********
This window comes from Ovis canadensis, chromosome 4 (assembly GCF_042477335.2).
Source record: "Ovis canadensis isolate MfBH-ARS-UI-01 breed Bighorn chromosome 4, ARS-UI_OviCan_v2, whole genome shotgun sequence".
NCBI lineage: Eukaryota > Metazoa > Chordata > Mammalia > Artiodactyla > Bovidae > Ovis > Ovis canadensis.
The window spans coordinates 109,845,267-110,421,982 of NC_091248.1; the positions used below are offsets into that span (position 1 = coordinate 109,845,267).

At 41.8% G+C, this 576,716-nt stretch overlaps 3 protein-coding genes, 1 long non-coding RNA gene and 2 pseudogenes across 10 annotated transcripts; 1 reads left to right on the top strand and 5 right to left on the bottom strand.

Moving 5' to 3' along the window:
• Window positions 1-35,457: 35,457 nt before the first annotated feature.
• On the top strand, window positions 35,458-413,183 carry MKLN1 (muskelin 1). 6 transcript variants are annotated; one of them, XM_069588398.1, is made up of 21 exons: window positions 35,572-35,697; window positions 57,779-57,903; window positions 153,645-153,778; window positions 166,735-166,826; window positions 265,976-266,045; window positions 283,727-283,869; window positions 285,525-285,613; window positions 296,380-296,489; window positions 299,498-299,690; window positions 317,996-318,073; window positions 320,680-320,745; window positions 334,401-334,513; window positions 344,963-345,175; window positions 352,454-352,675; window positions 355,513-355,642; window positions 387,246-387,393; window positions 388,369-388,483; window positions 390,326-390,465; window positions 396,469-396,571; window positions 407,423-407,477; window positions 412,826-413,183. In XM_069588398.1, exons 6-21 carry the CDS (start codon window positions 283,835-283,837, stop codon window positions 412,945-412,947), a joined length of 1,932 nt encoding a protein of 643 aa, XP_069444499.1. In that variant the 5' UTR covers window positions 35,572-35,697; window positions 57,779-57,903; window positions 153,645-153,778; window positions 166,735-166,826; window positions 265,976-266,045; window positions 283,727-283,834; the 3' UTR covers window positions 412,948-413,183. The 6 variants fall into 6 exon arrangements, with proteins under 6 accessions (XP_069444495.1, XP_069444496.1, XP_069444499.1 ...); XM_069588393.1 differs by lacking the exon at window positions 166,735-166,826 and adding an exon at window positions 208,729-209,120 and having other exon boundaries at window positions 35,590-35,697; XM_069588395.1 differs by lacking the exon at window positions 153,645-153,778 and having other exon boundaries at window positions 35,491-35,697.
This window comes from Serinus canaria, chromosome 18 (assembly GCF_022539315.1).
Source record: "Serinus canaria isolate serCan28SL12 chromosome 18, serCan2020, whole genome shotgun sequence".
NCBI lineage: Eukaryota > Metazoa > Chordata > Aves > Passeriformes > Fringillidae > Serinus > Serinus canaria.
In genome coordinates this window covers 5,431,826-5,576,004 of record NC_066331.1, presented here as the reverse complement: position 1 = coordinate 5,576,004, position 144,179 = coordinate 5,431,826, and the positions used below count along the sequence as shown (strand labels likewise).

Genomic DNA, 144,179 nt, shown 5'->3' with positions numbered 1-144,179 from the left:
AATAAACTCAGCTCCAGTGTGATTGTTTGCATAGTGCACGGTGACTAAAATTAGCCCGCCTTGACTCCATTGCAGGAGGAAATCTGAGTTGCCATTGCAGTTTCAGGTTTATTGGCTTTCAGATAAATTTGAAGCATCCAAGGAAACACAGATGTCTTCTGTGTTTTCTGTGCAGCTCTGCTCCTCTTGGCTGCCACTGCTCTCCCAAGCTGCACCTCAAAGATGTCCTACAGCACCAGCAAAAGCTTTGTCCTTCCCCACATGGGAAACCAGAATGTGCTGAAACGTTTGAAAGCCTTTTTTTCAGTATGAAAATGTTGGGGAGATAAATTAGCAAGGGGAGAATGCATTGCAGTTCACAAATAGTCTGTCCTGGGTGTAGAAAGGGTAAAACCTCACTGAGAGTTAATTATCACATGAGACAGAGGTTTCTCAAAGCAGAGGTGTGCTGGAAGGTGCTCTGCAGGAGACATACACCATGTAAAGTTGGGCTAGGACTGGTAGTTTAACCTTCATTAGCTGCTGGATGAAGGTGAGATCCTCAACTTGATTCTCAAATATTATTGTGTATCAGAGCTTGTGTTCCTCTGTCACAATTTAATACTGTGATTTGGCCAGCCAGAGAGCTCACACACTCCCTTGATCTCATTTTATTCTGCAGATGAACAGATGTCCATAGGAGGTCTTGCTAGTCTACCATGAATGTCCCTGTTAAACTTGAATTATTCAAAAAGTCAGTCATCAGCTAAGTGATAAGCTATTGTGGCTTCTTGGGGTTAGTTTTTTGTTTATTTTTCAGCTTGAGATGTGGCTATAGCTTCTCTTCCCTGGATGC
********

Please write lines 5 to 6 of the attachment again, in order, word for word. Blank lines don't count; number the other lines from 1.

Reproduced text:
At 41.8% G+C, this 576,716-nt stretch overlaps 3 protein-coding genes, 1 long non-coding RNA gene and 2 pseudogenes across 10 annotated transcripts; 1 reads left to right on the top strand and 5 right to left on the bottom strand.

Moving 5' to 3' along the window: